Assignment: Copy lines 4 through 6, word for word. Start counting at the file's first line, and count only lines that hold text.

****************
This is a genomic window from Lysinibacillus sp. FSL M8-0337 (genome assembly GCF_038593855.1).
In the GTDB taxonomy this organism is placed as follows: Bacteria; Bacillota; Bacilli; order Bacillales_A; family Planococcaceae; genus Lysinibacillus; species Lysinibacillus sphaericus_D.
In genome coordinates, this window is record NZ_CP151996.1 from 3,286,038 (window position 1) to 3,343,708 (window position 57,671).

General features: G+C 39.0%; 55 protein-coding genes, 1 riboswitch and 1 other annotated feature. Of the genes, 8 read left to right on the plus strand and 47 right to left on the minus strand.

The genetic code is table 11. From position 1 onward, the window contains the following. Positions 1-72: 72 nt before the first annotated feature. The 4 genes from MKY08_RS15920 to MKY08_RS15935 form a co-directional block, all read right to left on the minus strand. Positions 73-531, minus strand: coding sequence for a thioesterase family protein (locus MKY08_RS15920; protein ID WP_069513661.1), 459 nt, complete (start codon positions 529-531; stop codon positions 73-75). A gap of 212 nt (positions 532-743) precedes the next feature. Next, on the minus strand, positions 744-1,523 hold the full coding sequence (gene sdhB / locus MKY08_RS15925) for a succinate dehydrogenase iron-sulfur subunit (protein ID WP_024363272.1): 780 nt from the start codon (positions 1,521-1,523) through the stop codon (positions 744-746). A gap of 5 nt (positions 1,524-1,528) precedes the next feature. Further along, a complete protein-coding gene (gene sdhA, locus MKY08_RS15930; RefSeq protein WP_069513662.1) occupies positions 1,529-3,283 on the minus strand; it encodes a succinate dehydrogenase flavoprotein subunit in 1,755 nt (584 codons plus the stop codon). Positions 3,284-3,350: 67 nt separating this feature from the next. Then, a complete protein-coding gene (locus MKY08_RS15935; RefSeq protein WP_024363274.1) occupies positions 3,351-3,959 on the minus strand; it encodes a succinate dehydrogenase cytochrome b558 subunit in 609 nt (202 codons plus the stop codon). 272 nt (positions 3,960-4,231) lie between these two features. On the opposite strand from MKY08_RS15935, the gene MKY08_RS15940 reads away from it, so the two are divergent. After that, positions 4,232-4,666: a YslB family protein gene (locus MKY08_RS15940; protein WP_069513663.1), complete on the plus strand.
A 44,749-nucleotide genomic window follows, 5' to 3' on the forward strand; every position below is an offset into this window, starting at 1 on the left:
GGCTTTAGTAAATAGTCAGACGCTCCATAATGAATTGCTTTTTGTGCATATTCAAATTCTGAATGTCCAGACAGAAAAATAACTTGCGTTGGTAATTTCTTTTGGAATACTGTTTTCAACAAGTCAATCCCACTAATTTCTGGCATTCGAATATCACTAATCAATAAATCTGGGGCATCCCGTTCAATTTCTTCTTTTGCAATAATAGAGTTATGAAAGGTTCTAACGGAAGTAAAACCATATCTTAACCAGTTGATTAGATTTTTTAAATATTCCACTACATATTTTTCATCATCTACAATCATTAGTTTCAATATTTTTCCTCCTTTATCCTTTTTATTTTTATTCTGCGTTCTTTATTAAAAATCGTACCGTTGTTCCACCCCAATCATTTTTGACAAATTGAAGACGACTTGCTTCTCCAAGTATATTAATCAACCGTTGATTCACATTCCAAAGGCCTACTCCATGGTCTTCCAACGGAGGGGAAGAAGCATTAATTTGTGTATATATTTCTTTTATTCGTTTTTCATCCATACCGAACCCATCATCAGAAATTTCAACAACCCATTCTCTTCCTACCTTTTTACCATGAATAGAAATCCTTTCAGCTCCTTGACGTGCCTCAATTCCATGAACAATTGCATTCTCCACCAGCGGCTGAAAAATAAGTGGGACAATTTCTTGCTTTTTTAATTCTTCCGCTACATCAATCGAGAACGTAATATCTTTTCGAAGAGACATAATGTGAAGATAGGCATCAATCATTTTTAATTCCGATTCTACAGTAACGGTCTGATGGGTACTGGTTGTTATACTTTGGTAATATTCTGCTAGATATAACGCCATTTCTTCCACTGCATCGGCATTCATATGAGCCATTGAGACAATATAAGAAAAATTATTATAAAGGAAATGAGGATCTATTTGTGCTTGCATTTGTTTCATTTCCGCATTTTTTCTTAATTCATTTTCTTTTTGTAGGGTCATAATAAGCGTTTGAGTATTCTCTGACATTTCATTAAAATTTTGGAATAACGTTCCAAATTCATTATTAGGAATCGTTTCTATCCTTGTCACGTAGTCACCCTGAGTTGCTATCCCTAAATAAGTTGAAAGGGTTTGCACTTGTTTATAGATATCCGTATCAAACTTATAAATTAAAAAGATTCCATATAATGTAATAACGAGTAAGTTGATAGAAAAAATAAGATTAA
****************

General features: G+C 39.0%; 55 protein-coding genes, 1 riboswitch and 1 other annotated feature. Of the genes, 8 read left to right on the plus strand and 47 right to left on the minus strand.

The genetic code is table 11. From position 1 onward, the window contains the following. Positions 1-72: 72 nt before the first annotated feature. The 4 genes from MKY08_RS15920 to MKY08_RS15935 form a co-directional block, all read right to left on the minus strand. Positions 73-531, minus strand: coding sequence for a thioesterase family protein (locus MKY08_RS15920; protein ID WP_069513661.1), 459 nt, complete (start codon positions 529-531; stop codon positions 73-75). A gap of 212 nt (positions 532-743) precedes the next feature. Next, on the minus strand, positions 744-1,523 hold the full coding sequence (gene sdhB / locus MKY08_RS15925) for a succinate dehydrogenase iron-sulfur subunit (protein ID WP_024363272.1): 780 nt from the start codon (positions 1,521-1,523) through the stop codon (positions 744-746). A gap of 5 nt (positions 1,524-1,528) precedes the next feature. Further along, a complete protein-coding gene (gene sdhA, locus MKY08_RS15930; RefSeq protein WP_069513662.1) occupies positions 1,529-3,283 on the minus strand; it encodes a succinate dehydrogenase flavoprotein subunit in 1,755 nt (584 codons plus the stop codon). Positions 3,284-3,350: 67 nt separating this feature from the next. Then, a complete protein-coding gene (locus MKY08_RS15935; RefSeq protein WP_024363274.1) occupies positions 3,351-3,959 on the minus strand; it encodes a succinate dehydrogenase cytochrome b558 subunit in 609 nt (202 codons plus the stop codon). 272 nt (positions 3,960-4,231) lie between these two features. On the opposite strand from MKY08_RS15935, the gene MKY08_RS15940 reads away from it, so the two are divergent. After that, positions 4,232-4,666: a YslB family protein gene (locus MKY08_RS15940; protein WP_069513663.1), complete on the plus strand.
A 44,749-nucleotide genomic window follows, 5' to 3' on the forward strand; every position below is an offset into this window, starting at 1 on the left: